Omodele Adigun

As the National Bureau of Statistics (NBS) has reported a decline in the country’s capital importation figures during the second quarter of the year, there are rising fears that the worst may not be over yet for the economy, as financial analysts predicted a further decrease in the inflows.

NBS had reported, last week, that capital importation into Nigeria declined by 12.53 per cent in the second quarter of 2018 to stand at $5.51 billion.

However, financial analysts at Cordros Capital, at the weekend, said capital importation would decline further because of both internal and external factors.

In an e-mail message to investors, the Investment and stockbrokerage house wrote: :we believe capital importation will decline further, with portfolio inflows, which constitute the bulk of capital imports, expected to slow down amidst uncertainty ahead of the 2019 general elections, monetary policy normalization across developed markets, and global trade war fears.”

The NBS report released had stated that the quarter-to-quarter decline was as a result of a decline in portfolio and other Investments, which declined by 9.76 per cent and 24.07 per cent respectively.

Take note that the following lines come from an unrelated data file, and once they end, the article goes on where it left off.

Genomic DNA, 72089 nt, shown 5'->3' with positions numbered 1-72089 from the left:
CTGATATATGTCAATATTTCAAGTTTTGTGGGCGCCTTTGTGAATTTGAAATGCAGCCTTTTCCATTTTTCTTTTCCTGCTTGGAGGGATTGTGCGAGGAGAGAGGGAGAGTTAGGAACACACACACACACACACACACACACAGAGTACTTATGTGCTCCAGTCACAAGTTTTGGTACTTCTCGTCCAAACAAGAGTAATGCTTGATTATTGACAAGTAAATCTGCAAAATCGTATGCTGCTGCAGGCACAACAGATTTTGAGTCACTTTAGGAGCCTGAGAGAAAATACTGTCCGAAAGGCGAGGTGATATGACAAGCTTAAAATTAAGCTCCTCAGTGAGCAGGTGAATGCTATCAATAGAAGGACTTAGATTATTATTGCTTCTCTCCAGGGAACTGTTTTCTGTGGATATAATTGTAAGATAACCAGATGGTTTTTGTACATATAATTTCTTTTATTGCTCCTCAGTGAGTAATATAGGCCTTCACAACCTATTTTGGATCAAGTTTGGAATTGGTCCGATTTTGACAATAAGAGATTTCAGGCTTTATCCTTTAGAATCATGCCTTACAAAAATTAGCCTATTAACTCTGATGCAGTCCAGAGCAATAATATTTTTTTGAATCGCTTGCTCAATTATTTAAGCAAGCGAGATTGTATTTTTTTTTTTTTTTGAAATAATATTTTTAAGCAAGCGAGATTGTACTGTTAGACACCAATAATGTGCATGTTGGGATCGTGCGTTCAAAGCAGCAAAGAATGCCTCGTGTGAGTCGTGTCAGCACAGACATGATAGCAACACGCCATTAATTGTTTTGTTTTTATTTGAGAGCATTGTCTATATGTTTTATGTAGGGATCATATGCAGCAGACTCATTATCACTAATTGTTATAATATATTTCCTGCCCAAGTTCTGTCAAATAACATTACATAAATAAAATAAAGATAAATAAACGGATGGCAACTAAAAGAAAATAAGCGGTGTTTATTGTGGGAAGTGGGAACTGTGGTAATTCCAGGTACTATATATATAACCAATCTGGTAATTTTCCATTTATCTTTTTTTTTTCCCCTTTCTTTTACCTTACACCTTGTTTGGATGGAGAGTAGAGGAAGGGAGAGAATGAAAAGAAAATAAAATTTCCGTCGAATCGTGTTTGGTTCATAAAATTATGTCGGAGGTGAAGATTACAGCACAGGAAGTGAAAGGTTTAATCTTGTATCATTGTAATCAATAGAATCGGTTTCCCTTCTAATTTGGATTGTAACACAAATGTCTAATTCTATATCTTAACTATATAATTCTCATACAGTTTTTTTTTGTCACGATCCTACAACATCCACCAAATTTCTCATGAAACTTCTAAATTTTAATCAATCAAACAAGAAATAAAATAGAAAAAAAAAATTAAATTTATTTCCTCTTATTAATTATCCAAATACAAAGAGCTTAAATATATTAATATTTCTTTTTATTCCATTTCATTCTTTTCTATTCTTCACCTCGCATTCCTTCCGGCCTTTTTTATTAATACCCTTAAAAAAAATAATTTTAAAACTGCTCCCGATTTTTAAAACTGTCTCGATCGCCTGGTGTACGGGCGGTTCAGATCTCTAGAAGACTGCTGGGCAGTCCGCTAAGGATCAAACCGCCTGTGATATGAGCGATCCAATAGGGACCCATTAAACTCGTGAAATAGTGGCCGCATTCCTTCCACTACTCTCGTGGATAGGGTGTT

However, the capital inflows into the country in the second quarter translated to a 207.62 per cent increase compared to the second quarter of 2017.

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A breakdown, however, showed that the largest amount of capital importation by type was received through portfolio investment, which accounted for 74.7 per cent ($4.12billion) of total capital importation, followed by other Investment, which accounted for 20.5 per cent ($1.13 billion) of total capital, and then Foreign Direct Investment (FDI), which accounted for 4.7 per cent ($261.4m) of total capital imported in the second quarter.

Capital Importation can be divided into three types: Foreign Direct Investment (FDI), Foreign Portfolio Investment (FPI) and Other Investments, each comprising various sub-categories.

Since 2017 Q2, Portfolio Investment has been expanding faster than the other two categories; although the absolute value of Portfolio Investment declined in the second quarter on a quarterly basis, falling from $4.57 billion in first quarter, 2018 to $4.12 billion in Q2, 2018, it remained the largest component of the total Capital Importation in the quarter under review. This was followed by Other Investments, and then FDI, according to NBS.

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But giving the basis for their position, Cordros Capital stated: “The National Bureau of Statistics’ (NBS) capital importation report for the second quarter of 2018 shows that total capital imported during the period stood at $5.51 billion, representing a 207.62 per cent year-on-year(y/y) increase from the $1.79 billion recorded in Q2-17. However, on a quarter-on-quarter (q/q)basis, total capital importation fell 12.53 per cent (vs. N6.30 billion in the first quarter(Q1 of 2018) – the first q/q decline since Q1-2017.